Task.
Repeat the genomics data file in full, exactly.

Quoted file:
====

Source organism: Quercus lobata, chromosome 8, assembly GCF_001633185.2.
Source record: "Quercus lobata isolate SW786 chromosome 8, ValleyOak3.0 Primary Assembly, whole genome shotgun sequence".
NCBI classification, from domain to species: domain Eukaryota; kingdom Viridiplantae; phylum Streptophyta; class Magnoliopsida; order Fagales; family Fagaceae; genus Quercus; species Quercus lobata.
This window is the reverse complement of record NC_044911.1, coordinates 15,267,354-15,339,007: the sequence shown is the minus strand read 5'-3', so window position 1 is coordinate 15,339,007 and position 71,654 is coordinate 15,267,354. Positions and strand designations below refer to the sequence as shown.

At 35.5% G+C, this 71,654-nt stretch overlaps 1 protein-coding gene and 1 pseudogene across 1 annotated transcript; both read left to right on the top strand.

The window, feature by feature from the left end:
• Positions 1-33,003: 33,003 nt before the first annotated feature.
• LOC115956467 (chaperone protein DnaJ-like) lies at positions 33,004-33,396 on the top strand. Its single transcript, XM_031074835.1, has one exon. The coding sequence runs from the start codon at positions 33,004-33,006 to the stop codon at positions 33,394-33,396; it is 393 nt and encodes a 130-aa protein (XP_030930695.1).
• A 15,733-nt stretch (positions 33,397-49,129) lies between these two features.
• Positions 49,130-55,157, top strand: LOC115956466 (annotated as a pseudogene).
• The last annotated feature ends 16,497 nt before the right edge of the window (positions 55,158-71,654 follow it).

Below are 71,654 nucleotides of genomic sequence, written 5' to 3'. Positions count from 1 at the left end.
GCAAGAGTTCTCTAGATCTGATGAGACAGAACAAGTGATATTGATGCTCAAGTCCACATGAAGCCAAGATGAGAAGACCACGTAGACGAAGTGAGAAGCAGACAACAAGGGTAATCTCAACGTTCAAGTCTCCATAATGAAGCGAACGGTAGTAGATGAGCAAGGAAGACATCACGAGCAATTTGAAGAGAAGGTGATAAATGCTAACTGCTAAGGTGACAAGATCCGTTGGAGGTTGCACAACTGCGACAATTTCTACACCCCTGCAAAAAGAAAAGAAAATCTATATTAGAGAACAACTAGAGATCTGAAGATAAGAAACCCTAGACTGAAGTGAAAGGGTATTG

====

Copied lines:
Source organism: Quercus lobata, chromosome 8, assembly GCF_001633185.2.
Source record: "Quercus lobata isolate SW786 chromosome 8, ValleyOak3.0 Primary Assembly, whole genome shotgun sequence".
NCBI classification, from domain to species: domain Eukaryota; kingdom Viridiplantae; phylum Streptophyta; class Magnoliopsida; order Fagales; family Fagaceae; genus Quercus; species Quercus lobata.
This window is the reverse complement of record NC_044911.1, coordinates 15,267,354-15,339,007: the sequence shown is the minus strand read 5'-3', so window position 1 is coordinate 15,339,007 and position 71,654 is coordinate 15,267,354. Positions and strand designations below refer to the sequence as shown.

At 35.5% G+C, this 71,654-nt stretch overlaps 1 protein-coding gene and 1 pseudogene across 1 annotated transcript; both read left to right on the top strand.

The window, feature by feature from the left end:
• Positions 1-33,003: 33,003 nt before the first annotated feature.
• LOC115956467 (chaperone protein DnaJ-like) lies at positions 33,004-33,396 on the top strand. Its single transcript, XM_031074835.1, has one exon. The coding sequence runs from the start codon at positions 33,004-33,006 to the stop codon at positions 33,394-33,396; it is 393 nt and encodes a 130-aa protein (XP_030930695.1).
• A 15,733-nt stretch (positions 33,397-49,129) lies between these two features.
• Positions 49,130-55,157, top strand: LOC115956466 (annotated as a pseudogene).
• The last annotated feature ends 16,497 nt before the right edge of the window (positions 55,158-71,654 follow it).

Below are 71,654 nucleotides of genomic sequence, written 5' to 3'. Positions count from 1 at the left end.
GCAAGAGTTCTCTAGATCTGATGAGACAGAACAAGTGATATTGATGCTCAAGTCCACATGAAGCCAAGATGAGAAGACCACGTAGACGAAGTGAGAAGCAGACAACAAGGGTAATCTCAACGTTCAAGTCTCCATAATGAAGCGAACGGTAGTAGATGAGCAAGGAAGACATCACGAGCAATTTGAAGAGAAGGTGATAAATGCTAACTGCTAAGGTGACAAGATCCGTTGGAGGTTGCACAACTGCGACAATTTCTACACCCCTGCAAAAAGAAAAGAAAATCTATATTAGAGAACAACTAGAGATCTGAAGATAAGAAACCCTAGACTGAAGTGAAAGGGTATTG